Okay, who DIDN’T see that one coming?
Law & Order: SVU Season 22 Episode 7 featured a volatile, seemingly corrupt detective who was desperate to keep the Manhattan SVU away from his case and two copycat rapes on a case that the general public didn’t know about.
The perp couldn’t have been anyone but Ari Muldivan, so what took the detectives 3/4 of an hour to begin piecing it together?
In some ways, it didn’t matter. The point of the story wasn’t to present viewers with a whodunit.
It would have been an annoying hour if it was supposed to be a mystery. All the clues pointed straight to Muldivan, and there were no other suspects whatsoever until Gonzales decided to run away to the Expo Center.
Instead, SVU tackled some bigger issues such as police corruption, the toll working this job takes on cops, and the pressure officers often feel to protect their own.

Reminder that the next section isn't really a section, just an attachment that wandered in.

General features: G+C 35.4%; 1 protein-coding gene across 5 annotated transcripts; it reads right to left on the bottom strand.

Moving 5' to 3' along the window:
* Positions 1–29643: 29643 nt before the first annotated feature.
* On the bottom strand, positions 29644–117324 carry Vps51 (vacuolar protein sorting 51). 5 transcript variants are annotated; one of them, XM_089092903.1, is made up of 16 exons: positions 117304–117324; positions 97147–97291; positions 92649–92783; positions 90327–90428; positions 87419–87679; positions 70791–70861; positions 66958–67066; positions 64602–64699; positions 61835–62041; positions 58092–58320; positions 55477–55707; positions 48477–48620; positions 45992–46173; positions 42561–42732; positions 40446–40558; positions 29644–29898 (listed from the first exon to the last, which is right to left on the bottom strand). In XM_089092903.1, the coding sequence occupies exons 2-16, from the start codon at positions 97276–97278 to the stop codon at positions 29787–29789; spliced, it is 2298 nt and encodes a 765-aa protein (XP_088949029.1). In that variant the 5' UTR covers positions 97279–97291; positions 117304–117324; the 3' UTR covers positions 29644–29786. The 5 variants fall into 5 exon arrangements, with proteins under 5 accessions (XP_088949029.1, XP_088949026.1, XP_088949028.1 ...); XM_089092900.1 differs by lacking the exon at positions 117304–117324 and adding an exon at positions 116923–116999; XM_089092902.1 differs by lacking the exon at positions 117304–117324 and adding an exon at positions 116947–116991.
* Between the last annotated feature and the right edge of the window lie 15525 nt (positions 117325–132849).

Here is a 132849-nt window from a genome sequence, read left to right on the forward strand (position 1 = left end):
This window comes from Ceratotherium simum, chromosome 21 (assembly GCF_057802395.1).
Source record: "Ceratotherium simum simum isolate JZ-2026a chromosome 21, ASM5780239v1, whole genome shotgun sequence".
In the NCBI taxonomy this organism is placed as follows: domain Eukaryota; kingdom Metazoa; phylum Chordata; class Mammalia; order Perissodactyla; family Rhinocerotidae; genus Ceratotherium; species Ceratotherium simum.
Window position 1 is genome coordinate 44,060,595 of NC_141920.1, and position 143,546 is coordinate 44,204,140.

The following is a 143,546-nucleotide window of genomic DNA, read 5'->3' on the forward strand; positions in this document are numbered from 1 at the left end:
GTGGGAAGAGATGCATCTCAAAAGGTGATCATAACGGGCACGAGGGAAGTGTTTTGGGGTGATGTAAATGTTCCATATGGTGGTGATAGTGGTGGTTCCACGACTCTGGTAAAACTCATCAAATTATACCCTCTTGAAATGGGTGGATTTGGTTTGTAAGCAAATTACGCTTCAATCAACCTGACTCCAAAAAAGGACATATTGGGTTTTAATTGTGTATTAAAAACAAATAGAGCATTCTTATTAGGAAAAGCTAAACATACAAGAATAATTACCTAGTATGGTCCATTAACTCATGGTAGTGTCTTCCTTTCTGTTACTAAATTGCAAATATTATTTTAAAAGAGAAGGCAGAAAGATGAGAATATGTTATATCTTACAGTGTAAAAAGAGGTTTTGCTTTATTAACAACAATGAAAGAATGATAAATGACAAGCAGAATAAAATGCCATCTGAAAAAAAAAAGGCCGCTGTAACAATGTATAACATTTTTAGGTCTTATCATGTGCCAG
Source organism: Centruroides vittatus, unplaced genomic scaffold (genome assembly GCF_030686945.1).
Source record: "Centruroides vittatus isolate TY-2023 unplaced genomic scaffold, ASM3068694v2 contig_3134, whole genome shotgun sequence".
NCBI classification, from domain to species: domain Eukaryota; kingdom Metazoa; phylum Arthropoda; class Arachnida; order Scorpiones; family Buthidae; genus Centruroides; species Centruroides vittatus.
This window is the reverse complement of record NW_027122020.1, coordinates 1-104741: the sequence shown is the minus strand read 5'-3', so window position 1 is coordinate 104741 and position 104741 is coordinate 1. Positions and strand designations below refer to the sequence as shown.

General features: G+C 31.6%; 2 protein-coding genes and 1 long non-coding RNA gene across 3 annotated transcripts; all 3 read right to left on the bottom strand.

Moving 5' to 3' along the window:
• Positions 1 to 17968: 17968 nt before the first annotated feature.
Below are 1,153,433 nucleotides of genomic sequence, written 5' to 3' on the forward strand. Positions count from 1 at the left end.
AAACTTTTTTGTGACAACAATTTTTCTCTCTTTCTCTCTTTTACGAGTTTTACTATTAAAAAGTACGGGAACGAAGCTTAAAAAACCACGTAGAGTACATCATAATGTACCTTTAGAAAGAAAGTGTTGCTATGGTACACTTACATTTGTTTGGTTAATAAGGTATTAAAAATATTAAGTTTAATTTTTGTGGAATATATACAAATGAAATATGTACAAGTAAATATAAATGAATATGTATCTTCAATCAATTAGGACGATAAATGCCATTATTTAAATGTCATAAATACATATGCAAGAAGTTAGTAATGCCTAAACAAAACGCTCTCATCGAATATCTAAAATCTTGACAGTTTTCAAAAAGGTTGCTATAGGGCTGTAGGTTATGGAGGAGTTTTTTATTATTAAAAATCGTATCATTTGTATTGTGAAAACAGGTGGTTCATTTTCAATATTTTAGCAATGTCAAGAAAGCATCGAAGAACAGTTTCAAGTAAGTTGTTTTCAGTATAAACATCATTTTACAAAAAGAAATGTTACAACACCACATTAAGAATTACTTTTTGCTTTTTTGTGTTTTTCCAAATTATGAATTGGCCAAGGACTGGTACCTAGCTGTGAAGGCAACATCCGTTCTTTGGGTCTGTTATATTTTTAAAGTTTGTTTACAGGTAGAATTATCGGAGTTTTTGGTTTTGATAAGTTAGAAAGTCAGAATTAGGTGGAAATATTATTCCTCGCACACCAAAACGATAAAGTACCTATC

All of these issues led to a large-scale miscarriage of justice. Nine women were raped while nobody did anything about it, and two of the victims were assaulted by the cop investigating the other seven.
SVU did a good job of disguising this police corruption story as yet another instance of cops getting territorial, though, at least during the first half of the episode.
Benson: You’re new to SVU. We like to coordinate.
Berek: Look, Deputy Chief Garland was very clear what my job was. To build up trust in the Bronx. We bring Manhattan in, there goes morale.
Benson: There’s a rapist out there. Shouldn’t that be our priority?
Lieutenant Berek wasn’t as aggressive as Muldivan, but she did want to keep the investigation in-house and tried to shut Manhattan SVU out until Benson brought up Garland’s name.
At first, Muldivan seemed like another example of that trope where cops from different departments constantly fight over who has jurisdiction over the case.
Of course, most of them don’t come to blows, but he and Fin seemed equally guilty of losing their tempers.
But once that led to Garland ordering the two SVU departments to work together, everything changed.